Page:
P 1/7: Stress-enhanced drinking in alcohol dependence: Role of dynorphin/KOR activity in extended amygdala circuitry

Howard Becker

PROJECT SUMMARY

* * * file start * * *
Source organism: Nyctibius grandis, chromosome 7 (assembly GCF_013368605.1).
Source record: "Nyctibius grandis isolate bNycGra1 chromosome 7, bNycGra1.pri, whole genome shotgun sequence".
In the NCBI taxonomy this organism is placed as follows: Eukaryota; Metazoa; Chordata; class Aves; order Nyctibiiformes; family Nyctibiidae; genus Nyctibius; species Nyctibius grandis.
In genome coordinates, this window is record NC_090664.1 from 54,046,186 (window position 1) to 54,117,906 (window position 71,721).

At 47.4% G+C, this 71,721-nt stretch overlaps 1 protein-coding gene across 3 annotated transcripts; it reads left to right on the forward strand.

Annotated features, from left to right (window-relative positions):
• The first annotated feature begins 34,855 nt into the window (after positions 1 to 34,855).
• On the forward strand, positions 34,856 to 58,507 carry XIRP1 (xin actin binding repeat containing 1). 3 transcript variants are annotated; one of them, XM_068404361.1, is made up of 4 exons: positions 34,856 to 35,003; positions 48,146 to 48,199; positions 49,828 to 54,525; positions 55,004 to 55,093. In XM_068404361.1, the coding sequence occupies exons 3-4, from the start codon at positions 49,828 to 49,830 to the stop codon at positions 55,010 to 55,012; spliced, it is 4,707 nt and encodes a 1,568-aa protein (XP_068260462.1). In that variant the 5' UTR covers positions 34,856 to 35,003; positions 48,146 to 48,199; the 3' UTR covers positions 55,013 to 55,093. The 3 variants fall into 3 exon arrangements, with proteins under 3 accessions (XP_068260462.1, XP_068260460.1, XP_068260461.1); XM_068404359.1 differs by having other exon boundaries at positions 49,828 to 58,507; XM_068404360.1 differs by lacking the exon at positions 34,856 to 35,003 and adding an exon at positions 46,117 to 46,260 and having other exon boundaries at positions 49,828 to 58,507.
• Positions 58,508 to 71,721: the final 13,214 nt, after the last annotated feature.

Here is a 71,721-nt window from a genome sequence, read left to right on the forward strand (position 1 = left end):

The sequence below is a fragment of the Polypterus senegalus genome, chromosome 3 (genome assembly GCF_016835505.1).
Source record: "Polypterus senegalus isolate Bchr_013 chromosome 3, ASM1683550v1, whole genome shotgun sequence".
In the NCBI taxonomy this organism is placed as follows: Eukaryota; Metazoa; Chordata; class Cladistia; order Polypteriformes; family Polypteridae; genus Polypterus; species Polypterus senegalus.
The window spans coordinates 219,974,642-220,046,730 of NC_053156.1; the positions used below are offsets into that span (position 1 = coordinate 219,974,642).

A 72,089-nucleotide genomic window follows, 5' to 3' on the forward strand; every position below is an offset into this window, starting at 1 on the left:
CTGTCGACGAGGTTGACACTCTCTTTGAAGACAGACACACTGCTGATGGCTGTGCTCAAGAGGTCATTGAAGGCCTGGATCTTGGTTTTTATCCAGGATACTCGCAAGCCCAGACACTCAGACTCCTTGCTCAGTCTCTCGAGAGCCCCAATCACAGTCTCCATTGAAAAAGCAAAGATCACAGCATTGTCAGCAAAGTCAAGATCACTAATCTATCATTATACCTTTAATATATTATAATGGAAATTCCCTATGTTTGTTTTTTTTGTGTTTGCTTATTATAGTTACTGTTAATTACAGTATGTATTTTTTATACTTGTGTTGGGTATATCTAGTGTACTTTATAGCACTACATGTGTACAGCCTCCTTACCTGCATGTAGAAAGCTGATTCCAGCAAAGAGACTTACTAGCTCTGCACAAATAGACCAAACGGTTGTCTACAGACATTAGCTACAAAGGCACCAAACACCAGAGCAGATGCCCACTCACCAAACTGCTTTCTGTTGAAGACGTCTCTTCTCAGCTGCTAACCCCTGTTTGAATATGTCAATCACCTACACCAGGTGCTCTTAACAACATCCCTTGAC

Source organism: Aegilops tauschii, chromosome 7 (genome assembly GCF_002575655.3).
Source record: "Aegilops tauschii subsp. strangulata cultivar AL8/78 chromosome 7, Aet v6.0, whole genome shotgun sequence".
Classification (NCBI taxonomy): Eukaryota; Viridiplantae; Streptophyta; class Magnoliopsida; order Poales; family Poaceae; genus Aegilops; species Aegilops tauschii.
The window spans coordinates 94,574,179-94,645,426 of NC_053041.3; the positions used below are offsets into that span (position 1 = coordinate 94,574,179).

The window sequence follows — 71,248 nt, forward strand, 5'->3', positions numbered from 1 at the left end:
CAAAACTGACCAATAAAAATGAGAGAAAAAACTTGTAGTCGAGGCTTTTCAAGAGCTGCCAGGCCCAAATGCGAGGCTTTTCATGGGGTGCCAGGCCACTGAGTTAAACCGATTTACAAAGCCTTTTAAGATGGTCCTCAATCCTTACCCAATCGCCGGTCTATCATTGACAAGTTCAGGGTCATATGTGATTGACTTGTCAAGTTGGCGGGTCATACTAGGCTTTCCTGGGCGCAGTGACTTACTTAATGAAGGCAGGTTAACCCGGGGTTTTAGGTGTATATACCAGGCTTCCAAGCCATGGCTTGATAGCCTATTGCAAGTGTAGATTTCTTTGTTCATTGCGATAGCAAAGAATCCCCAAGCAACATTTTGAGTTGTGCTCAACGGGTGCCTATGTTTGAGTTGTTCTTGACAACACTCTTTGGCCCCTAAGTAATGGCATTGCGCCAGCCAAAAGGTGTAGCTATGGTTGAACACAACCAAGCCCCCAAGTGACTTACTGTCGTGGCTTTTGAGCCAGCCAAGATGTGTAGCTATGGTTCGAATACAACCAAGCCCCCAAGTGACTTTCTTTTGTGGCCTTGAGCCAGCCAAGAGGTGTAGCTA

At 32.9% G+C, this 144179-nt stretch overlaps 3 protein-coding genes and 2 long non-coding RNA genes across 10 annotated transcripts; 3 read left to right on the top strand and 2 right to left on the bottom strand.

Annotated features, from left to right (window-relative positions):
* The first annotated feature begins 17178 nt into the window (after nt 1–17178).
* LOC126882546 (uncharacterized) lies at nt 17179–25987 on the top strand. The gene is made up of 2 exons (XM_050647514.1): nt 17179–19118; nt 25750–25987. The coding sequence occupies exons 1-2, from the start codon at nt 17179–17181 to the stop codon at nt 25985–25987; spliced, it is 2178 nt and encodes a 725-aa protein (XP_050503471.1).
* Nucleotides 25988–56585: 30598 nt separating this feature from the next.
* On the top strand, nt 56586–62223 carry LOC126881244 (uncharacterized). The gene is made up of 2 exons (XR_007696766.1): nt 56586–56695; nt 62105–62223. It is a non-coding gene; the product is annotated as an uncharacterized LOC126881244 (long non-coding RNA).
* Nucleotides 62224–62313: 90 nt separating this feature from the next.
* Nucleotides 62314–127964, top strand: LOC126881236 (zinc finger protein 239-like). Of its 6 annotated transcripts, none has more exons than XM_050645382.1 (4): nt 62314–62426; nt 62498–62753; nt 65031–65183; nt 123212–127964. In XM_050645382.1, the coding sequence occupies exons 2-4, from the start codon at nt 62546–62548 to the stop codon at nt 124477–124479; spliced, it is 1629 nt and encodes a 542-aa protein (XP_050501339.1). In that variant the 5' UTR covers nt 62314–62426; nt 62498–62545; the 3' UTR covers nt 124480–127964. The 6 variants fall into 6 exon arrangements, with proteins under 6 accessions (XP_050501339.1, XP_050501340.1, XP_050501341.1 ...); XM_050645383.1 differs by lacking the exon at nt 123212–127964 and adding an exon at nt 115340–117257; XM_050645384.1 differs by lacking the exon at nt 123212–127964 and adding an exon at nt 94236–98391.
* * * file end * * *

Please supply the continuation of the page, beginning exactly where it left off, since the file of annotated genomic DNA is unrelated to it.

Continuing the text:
While stress is known to be a significant factor in triggering relapse and promoting heavy alcohol (ethanol) consumption, mechanisms underlying the interaction between stress and ethanol drinking, particularly within the context of dependence, are not well understood. During the current funding period, we examined stress- ethanol interactions using our well-established dependence model that involves repeated weekly cycles of chronic intermittent ethanol (CIE) exposure alternating with weekly voluntary limited access drinking test sessions. Specifically, we found that repeated brief exposure to forced swim stress (FSS) prior to ethanol drinking test sessions significantly increased drinking in dependent (CIE-exposed) mice, but did not alter intake in nondependent mice. Additional preliminary data we collected implicate a role for the dynorphin/kappa opioid receptor (DYN/KOR) system in mediating this reliable and robust stress-induced selective enhancement of drinking in CIE-exposed mice. Stress and chronic ethanol exposure are known to produce adaptations in stress-related neuropeptides (DYN/KOR and CRF systems) in the central amygdala (CeA) and the bed nucleus of the stria terminalis (BNST), key structures within extended amygdala circuitry that are integral to stress reactivity and motivational/reward processes. The overall objective of this proposal is to utilize our CIE- FSS Drinking model to examine the role of adaptations in DYN/KOR activity and potential CRF-DYN/KOR interactions within extended amygdala circuitry (CeA and BNST) in mediating the ability of stress to promote excessive ethanol consumption in male and female mice. Specifically, studies will utilize molecular biology (qPCR) procedures to examine changes in Pdyn and Crf mRNA expression in CeA and BNST at different time points in the model. Studies also will employ chemogenetic (DREADDs) and pharmacological approaches to selectively modulate DYN/KOR activity in the CeA and the CeA-BNST pathway, as well as examine interactions of CRF and DYN in mediating stress-enhanced drinking associated with dependence. Site-specific administration of KOR and CRF1R/CRF2R ligands in combination with the chemogenetic approach will probe for specificity of effects on drinking in the model. Thus, proposed studies will employ molecular biology, chemogenetic, and pharmacological approaches to interrogate the contribution of DYN/KOR activity and potential CRF-DYN/KOR interactions in the CeA and the CeA-BNST pathway in mediating stress- enhanced drinking associated with dependence. Collectively, results from this project will provide new insights on mechanisms underlying adaptations in stress-related neuropeptides within extended amygdala circuitry that underlie the ability of stress to further escalate drinking associated with ethanol dependence. The overall goal is to identify new targets that will aid in development of more effective treatment strategies for controlling stress-related excessive drinking, and alcohol use disorders in general.